a plastic tree grows in Armonk

Last September, at the Armonk Outdoor Art Show in Armonk, NY, a community art project was started. The organizers of the show wanted a Hands On Art project for the attendees, I wanted to conduct a community art project that used repurposed materials and both wanted to emphasize the need to reduce the use of single use plastic. The stars aligned!

I chose the symbol of the Armonk Outdoor Art Show as our image and a local framing shop prepared our plastic canvas.

I sketched the tree outline on the canvas; cut out leaves from green plastic bags and squares and rectangles from orange, red and yellow plastic bags.

For the two days of the show visitors happily participated by gluing and stitching pieces of plastic on to our canvas.

I took the canvas back to my studio at the end of the show and added more plastic leaves and background pieces.

Several stitching sessions were arranged at the local library where the show attendees and volunteers were invited to come and stitch the details on the tree.

I returned the canvas to my studio again for the finishing touches.

And finally this weekend, in conjunction with Earth Day, the Armonk tree was revealed! It will be installed in the lobby of the North Castle Public library for all to enjoy. This is the library whose programs are funded by the Armonk Outdoor Art Show.

Please enjoy the photos of the progression of the tree:

The tree is being worked on by the show attendees.

The tree is being worked on by the show attendees.

Progress1a.jpg
Progress2.jpg
Progress2a.jpg
Now it’s starting to take shape!

Now it’s starting to take shape!

More progress..

More progress..

At the end of day two.

At the end of day two.

One of the library stitching sessions.

One of the library stitching sessions.

A detail of the final product.

A detail of the final product.

Another detail.

Another detail.

A bit of the background detail.

A bit of the background detail.

Tah dah! The Armonk Tree!

Tah dah! The Armonk Tree!

Iron Spine Aloft

Iron Spine Aloft billowing on the front lawn of the Rye Arts Center
A few blog posts back, I spoke about seeing plastic trash flapping in the trees along the roads in my travels. I have reinterpreted that imagery by creating a public art installation, made from plastic, that is gracing the front lawn of the Rye Arts Center, strung between two trees. Iron Spine Aloft can be seen as you drive by the arts center until the end of April. Feel free to stop in and enjoy it up close. Make time to go inside and see Fiber Now: Textile Artists on the Cutting Edge, in which five of my pieces are presented alongside the works of eleven other talented fiber artists. Do email me, if you're in the neighborhood. Perhaps I'll be able to meet you there and we can talk art, stitching, texture, recycling and the circle of life. You can also join me for two BYOB workshops that I'll be teaching on March 21st and 28th.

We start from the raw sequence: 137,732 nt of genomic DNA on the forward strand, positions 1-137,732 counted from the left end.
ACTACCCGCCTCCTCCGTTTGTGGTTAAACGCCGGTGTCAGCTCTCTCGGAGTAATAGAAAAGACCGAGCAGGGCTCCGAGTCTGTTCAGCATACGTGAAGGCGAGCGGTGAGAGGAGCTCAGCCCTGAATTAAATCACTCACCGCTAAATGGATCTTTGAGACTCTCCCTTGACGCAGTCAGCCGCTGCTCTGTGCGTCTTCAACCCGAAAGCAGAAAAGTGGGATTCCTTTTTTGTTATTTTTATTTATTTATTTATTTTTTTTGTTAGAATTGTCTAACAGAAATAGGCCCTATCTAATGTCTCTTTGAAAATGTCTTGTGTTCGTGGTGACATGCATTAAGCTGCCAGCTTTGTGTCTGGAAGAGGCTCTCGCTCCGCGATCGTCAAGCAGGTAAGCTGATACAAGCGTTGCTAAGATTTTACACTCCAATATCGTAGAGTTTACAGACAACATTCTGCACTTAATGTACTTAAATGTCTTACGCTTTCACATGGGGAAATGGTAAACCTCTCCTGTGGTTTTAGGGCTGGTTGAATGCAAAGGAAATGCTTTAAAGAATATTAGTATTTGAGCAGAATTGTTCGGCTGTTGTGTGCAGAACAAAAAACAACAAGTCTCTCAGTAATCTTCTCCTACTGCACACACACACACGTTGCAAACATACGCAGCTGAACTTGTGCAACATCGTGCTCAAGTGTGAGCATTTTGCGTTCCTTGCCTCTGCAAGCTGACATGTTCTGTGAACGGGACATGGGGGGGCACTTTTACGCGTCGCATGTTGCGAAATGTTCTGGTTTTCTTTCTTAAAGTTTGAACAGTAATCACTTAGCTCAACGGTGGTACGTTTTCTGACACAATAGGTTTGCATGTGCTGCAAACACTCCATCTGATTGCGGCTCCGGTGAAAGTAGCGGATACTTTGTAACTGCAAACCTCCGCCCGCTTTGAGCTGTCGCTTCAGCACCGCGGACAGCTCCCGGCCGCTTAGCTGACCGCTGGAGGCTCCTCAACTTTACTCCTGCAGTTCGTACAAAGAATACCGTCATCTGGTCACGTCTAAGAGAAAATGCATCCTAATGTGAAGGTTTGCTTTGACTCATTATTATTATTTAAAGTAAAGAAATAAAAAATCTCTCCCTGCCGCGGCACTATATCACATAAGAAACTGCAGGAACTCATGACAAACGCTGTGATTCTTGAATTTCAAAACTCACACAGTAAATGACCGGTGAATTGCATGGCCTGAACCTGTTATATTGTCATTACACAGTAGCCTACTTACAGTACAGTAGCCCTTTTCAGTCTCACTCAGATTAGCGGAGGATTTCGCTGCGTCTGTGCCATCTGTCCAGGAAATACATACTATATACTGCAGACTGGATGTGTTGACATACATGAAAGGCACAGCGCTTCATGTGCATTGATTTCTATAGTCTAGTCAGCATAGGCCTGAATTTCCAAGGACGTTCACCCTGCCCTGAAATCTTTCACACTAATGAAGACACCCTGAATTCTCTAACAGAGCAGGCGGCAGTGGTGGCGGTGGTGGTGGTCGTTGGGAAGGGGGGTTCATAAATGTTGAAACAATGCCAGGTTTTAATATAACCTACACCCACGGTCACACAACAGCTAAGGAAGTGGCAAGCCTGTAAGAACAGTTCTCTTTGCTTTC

I am hoping to continue creating large-scale public art installations created from repurposed plastic. I am working on a series of proposals to further this endeavor. Raising public awareness about the excess of single use plastic in our society and the problems of litter in our environment are at the forefront of my art practice. If you know of an institution to which you think I can submit such a proposal, please let me know. I welcome your input.

I have posted a few videos of the installation on Instagram and Facebook for your viewing pleasure. I'll be posting more in the near future, as well as a more substantial video detailing the creation of Iron Spine Aloft from start to finish, which I will post on my YouTube channel when completed.

Iron Spine Aloft detail


Iron Spine Aloft detail


deep in art in the depths of winter

Work in progress - Home Portrait © Natalya Khorover Aikens 2019
Home portrait work in progress
February has been a busy month so far and promises to continue to be so. I am simultaneously working on two projects in the studio. They could not be more different from each other.

One project is a home portrait for a sweet family with a brand new daughter. I am loving incorporating her hospital hat, onesie and sheet music of special songs into an image of their home. I am taking time to thoughtfully hand stitch all the pieces in place, making sure all the right details are included.


I am furiously stitching on my Bernina sewing machine for my other project: the installation for the Rye Arts Center exhibit in March. I have pieces of plastic bags and various sheeting all stitched together; I am about half way through stitching the outlines of the fire escape on them. After that, I will piece all the sections together. I'll likely spend a few days cutting out the negative spaces between the outlines. I am still figuring out the logistics of hanging the piece in it's outdoor space, between two trees.


Making sure to keep my inspiration tank full, I was recently on a photo safari in NYC. And while I was quite busy trying to get good shots of buildings, rusty bridge undercarriages, and sidewalk cracks, I could not help but notice plastic litter in leafless trees. I abhor litter of any kind, but it's especially plastic litter that makes me want to weep. For goodness sakes, if you can't recycle it, is it so hard to put it into a garbage container? To carry it just a few more feet to the trashcan on the corner? Ok, rant over.


Here's the interesting thought... as much as I despise seeing plastic trash flapping in the wind on trees, I am also inspired by it. Is that crazy? I don't think so. I think that the installation that I am working on right now is partly inspired by the plastic bags I have seen caught in tree branches along highways. In my case, the plastic that will be waving amongst trees is obviously not trash. It is quite intentional. I can't wait until you see it!
Snowmelt, blue skies, bare trees through the clear plastic lens of Urban Edge/Iron Spine Installation detail © Natalya Khorover Aikens 2019